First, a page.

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Renewable energy transmission



Renewable energy transmission is the process of transporting electricity generated from renewable sources such as wind, solar, hydro, and geothermal power from the point of generation to the site of consumption. With the increased emphasis on decreasing carbon emissions and switching to sustainable energy, renewable energy transmission has become extremely important.


One of the main advantages of renewable energy transmission is that it enables the integration of renewable energy sources into the grid, increasing the accessibility of clean energy to a wider range of people. By offering a reliable and regular supply of electricity and lowering dependency on fossil fuels, the transmission of renewable energy also aids in grid balancing.


Another significant advantage of renewable energy transmission is that it enables the development of renewable energy sources in remote places where they are frequently abundant but inaccessible to people. Wind power, for example, is frequently generated in coastal locations, but the energy may be transferred to population centers where it is required.


Renewable energy transmission, on the other hand, may also confront a plethora of challenges. The expense of constructing new transmission lines, which can be costly and time-consuming, is one of the largest obstacles. Additionally, towns and environmental organisations can oppose the building of new transmission lines, which would cause implementation delays.


The following are the major difficulties faced by India in Renewable energy transmission:


  • Given how quickly the sector is expanding, it is urgent to reduce the amount of coal used in energy generation.

  • Given how quickly the sector is expanding, it is urgent to reduce the amount of coal used in energy generation.

  • Development objectives - Rising demand is being driven by India's rapidly developing economy and rising per-capita power usage.

  • In the past, nations that successfully and quickly switched away from coal-fired power typically experienced either steadily increasing, static, or even slightly decreasing electricity consumption.

  • Increasing demand The federal power ministry of India predicts that during the next ten years, annual increases in electricity demand could reach 6%.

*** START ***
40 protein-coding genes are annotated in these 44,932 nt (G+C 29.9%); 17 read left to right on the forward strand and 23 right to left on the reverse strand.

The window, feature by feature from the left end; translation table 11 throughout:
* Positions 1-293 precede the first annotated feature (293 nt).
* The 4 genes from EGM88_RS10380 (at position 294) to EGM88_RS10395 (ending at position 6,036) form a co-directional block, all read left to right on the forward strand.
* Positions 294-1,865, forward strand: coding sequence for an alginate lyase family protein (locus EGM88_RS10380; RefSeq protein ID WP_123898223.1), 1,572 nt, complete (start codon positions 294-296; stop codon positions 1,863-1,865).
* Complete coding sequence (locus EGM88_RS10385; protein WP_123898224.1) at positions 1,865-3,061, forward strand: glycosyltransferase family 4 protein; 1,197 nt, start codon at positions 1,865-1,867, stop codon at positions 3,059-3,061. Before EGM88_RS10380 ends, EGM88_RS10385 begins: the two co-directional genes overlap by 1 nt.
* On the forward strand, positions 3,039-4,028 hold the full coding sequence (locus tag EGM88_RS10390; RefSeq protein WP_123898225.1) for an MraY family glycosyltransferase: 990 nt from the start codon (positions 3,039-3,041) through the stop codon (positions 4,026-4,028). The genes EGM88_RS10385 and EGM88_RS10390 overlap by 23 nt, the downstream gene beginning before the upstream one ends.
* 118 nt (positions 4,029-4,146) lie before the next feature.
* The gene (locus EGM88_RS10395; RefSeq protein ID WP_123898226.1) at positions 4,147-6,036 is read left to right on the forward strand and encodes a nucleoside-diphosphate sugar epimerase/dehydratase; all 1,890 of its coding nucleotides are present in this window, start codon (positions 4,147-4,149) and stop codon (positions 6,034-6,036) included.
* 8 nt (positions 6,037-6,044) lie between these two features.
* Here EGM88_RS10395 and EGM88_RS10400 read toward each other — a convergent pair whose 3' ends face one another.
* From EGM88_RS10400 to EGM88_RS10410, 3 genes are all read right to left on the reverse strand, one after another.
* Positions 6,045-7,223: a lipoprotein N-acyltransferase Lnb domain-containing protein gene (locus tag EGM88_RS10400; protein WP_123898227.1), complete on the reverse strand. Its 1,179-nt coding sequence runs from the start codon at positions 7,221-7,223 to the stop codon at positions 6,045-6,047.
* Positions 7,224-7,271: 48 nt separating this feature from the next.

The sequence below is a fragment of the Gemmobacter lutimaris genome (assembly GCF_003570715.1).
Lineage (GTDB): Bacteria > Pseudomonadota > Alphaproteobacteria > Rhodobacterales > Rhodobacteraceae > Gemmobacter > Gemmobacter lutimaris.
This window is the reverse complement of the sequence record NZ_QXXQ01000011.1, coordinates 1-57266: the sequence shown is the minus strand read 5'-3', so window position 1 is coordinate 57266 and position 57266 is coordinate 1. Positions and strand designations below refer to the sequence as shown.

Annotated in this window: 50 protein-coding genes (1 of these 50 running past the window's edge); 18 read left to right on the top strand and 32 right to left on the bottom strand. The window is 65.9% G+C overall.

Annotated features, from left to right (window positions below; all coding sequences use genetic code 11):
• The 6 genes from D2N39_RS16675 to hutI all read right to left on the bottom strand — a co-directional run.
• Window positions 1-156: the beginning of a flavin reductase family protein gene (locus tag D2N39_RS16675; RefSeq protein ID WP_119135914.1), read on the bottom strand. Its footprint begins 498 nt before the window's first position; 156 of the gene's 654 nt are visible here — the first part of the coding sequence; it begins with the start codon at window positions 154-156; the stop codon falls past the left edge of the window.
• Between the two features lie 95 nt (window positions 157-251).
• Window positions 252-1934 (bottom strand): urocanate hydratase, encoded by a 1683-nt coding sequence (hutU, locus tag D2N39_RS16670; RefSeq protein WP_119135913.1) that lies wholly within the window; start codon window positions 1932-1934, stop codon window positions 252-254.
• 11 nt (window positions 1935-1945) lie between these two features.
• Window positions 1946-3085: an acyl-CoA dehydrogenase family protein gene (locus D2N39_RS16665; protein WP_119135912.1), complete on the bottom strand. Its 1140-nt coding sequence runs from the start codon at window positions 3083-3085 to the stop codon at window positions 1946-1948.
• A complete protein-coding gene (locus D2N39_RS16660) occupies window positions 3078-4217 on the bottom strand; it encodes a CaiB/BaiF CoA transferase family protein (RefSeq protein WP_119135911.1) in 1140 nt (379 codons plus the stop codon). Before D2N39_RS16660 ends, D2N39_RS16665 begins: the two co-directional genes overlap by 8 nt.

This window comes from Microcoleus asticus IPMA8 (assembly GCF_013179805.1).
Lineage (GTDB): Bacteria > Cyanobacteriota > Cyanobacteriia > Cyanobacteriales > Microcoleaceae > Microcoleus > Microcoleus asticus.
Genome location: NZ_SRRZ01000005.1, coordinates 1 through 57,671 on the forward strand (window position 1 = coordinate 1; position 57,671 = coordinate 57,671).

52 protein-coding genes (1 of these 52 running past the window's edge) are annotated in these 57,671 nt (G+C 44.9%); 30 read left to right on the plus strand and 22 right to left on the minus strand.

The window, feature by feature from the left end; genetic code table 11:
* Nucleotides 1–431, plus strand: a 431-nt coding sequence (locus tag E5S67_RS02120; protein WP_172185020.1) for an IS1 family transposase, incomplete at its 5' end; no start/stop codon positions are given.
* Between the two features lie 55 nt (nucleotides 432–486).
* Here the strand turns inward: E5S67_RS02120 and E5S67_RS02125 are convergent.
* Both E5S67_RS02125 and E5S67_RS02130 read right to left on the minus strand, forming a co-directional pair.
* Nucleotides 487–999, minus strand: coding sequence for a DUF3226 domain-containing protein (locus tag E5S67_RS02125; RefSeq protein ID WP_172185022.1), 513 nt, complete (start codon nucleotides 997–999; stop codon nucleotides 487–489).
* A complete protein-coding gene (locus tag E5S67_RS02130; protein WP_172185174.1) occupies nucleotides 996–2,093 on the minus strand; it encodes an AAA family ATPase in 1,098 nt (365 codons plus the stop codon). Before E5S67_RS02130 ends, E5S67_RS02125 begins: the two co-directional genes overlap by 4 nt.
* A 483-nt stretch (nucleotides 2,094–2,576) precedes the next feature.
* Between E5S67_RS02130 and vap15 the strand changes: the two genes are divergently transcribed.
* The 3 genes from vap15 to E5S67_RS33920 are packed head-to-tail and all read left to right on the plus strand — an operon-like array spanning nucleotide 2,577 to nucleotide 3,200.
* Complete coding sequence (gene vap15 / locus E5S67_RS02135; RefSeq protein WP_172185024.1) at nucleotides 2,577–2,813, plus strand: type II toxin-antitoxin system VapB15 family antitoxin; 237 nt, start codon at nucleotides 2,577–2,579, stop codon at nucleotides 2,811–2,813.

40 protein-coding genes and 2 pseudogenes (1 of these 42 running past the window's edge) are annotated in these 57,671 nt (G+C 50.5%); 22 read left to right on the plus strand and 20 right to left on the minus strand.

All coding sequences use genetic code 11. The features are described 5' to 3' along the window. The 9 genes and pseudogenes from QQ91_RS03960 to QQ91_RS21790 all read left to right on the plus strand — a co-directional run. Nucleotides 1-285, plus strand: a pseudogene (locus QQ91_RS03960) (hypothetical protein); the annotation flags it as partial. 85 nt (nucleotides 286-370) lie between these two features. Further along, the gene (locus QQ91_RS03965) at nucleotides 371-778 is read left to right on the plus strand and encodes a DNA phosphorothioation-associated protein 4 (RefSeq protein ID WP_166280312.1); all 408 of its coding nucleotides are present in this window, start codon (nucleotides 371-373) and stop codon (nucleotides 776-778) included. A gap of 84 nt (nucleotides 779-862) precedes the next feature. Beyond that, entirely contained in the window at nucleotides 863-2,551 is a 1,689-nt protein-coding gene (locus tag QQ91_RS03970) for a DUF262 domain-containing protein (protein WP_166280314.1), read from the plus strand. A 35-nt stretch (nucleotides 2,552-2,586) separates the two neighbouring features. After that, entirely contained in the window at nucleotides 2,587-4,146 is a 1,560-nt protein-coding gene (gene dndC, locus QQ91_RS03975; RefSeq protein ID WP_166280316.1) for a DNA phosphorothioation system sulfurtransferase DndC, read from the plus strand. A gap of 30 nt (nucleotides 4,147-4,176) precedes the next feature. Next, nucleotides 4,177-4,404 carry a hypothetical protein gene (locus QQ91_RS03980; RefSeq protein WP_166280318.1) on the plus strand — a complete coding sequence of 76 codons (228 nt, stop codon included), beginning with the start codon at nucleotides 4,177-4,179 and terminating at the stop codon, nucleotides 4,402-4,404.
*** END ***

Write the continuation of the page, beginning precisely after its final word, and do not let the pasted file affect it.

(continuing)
• Land acquisition for sustainable energy projects is challenging because of opposition from the local population.

  • Nevertheless, long-standing agreements with coal-fired power plants also make it simpler for state-run electricity firms to purchase coal rather than clean energy.

  • DISCOMS's inefficiency State-owned energy distribution businesses in India owing power producers $3.32 billion as of December 2022.

  • Their inability to invest in clean energy initiatives has been hampered by their bad financial situation.

  • A scenario of Skewed Lending Oil and gas extraction accounted for 60% of financing to the mining industry, while petroleum refining and allied businesses accounted for one-fifth of credit to the manufacturing industry.

  • 10% of the total debt owed to Indian financial institutions is from high-carbon businesses like power generating, chemicals, iron and steel, and aviation. These industries have the less financial capacity to respond to shocks and stressors since they are also deeply indebted.


To overcome these obstacles, governments and industries must collaborate to develop creative solutions for renewable energy transmission. Creating innovative transmission technologies, enhancing energy storage systems, and collaborating with local governments to address their concerns are a few examples of what this can entail.


India is one of the top seven nations in the world for potential renewable energy, according to research by the Global Energy Monitor. In the end, what is required is accelerating the construction of renewable energy sources and related infrastructure. Renewable energy is ultimately a very economical technology in India. The idea that coal is inexpensive is evolving


To conclude, renewable energy transmission is crucial to the achievement of the clean energy transition and the reduction of carbon emissions. Renewable energy transmission has the potential to deliver enormous benefits by making renewable energy available to a larger section of the population, balancing the grid, and enabling the development of renewable energy sources in remote places. Governments and industries must collaborate to overcome obstacles and ensure the successful implementation of renewable energy transmission.


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